WINDOW ROCK - The Navajo Office of Hearing and Appeals is scheduled to hold a hearing today regarding allegations of corruption by a former official for the Mariano Lake Chapter.
The complaint was filed against Brian Chee by the Navajo Nation Ethics and Rules Office but it's different than most of the cases handled by that office.
Usually the cases that come before the ethics office deal with chapter officials who take money from their chapter over a long period of time. But in Chee's case, it appears to have happened on or about the day he resigned as community services coordinator for the chapter.
The complaint states that on or about September 28, 2012, Chee wrote out four checks to himself that were all dated in the future.
There was one for $3,800 dated October 25, 2012. Another for $500 dated October 15, 2012 and the third was for $3,800, dated on October 19, 2012. The last check was for $9,500 and was dated on October 31, 2012.
The checks totaled $17,600.
Chapter officials said they were not aware that the checks had been signed to Chee until they came into the chapter' s bank account.
The ethics office is asking for restitution of the money he stole from the chapter and a sanction that would prohibit him from tribal employment until he repays the money.
At the request of the chapter, the ethics office is also asking that Chee be required to give a public apology to the chapter and its members for his actions.
Bill would allow 10 percent of Fire Rock revenue to go back to local chapters
By Bill Donovan
Special to the Times
WINDOW ROCK — George Munoz said Friday he is optimistic that the state legislature will agree with him that some of the money the state collects from the Fire Rock Navajo Casino should go back to help the Navajo people.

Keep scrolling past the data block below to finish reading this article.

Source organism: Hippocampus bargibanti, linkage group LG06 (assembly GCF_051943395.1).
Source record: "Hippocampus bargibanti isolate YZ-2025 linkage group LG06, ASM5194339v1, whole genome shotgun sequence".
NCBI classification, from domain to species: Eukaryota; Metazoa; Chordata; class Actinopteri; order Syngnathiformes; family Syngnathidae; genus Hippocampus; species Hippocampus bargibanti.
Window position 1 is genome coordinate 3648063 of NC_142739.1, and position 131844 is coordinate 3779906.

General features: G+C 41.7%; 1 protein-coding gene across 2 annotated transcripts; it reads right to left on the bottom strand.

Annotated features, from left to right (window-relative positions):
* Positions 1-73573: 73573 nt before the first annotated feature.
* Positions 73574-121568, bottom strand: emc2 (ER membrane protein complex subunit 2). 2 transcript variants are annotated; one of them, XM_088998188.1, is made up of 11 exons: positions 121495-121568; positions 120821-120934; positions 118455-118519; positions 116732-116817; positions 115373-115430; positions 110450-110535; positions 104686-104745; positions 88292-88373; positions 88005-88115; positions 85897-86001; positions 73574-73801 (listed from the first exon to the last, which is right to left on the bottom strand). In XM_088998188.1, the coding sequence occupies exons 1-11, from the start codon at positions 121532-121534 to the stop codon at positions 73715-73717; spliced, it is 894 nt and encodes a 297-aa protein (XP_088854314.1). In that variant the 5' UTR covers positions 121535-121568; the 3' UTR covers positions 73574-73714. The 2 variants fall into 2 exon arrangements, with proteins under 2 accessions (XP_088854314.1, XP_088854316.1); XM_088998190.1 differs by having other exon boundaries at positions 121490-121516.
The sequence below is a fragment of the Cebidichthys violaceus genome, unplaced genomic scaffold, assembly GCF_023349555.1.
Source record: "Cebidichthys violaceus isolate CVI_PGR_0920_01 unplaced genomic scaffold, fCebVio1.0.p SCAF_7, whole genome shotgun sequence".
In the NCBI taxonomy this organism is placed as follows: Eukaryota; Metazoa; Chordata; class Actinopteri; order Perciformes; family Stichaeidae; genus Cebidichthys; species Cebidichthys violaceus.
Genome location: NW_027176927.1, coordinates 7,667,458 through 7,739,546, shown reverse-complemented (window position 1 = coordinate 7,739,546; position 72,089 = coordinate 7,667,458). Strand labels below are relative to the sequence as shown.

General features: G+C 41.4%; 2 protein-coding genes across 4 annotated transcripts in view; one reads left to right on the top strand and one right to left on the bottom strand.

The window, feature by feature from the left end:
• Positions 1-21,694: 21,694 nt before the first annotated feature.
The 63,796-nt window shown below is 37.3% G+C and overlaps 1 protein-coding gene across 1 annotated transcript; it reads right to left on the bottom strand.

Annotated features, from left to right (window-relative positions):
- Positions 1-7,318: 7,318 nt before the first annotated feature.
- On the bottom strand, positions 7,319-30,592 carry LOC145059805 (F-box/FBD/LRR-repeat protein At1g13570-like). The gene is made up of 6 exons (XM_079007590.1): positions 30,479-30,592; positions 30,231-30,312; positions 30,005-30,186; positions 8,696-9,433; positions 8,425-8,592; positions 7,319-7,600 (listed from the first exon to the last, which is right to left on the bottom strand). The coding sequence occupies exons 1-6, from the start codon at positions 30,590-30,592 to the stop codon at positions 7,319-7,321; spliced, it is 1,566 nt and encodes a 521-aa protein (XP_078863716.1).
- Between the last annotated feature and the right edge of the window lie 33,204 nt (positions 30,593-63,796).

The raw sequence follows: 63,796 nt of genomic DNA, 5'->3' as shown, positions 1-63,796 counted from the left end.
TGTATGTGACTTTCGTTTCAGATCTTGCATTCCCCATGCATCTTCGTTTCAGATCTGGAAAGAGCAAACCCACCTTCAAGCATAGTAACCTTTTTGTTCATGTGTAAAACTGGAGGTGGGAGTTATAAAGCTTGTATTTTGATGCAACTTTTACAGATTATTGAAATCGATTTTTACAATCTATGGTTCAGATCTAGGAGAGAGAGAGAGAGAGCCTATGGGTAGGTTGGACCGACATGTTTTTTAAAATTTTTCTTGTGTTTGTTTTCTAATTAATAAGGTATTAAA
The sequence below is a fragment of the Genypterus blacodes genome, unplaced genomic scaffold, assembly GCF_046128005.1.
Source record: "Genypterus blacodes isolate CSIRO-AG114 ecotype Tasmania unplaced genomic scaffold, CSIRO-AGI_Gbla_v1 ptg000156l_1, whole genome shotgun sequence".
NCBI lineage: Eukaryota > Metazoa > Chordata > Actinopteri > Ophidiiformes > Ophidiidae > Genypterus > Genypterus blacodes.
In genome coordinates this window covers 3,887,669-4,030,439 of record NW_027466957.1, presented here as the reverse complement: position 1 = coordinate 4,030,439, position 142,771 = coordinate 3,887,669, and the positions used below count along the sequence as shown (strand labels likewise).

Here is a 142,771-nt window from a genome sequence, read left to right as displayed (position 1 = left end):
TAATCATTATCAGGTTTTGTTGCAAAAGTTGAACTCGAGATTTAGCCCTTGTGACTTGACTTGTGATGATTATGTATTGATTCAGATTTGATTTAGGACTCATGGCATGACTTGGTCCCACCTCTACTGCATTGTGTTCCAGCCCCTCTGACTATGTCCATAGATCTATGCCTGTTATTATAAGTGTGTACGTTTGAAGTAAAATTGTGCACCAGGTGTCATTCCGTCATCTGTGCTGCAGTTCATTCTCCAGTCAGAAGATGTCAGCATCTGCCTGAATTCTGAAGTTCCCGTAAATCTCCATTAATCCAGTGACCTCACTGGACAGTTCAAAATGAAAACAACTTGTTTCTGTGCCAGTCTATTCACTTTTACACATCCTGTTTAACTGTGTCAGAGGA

Munoz, a state senator who represents Gallup and the Navajo chapters surrounding Gallup, is sponsoring a bill that would turn over 10 percent of the state's revenue from Fire Rock back to Navajo chapters to use for scholarships or improvements to the chapter house.
The bill would not affect any of the Indian casinos in the state and part of the resigning is that Fire Rock is the only Indian casino in the state that derives a great majority of its revenue from the area's Indian population.
More than 90 percent and possibly as much s 95 percent of the people who visit Fire Rock are Navajos or other Natives. At other casinos, including the Northern Edge Navajo Casino near Farmington, the clientele is primary non-Native.
The tribe's third casino in New Mexico, Flowing Waters Navajo Casino south of Shiprock, is a class II casino and therefore doesn't share its revenue with the state.
Casinos like Fire Rock are required to give 8 percent of its slot earnings - after payoffs - to the state under the current compact between the Navajo Nation and the state.
Fire Rock, according to a state website, earns between $8 million and $11 million every three months, which means it would owe the state between $900,000 and a million each quarter. If Munoz' bills passes, that would give the chapters about $90,000 every three months.
Senate Bill 398 went before the Senate Indian Affairs Committee on Thursday and met with a mixed response with not enough support to either past or reject it. It now moves on without any kind of endorsement or opposition from the Indian Affairs Committee.
That usually causes problems for a bill when it comes before the full senate for a vote and it will depend on how much lobbying Munoz can do with his fellow members, many of them who have gone on the record as opposing any measure that will reduce revenue to the state.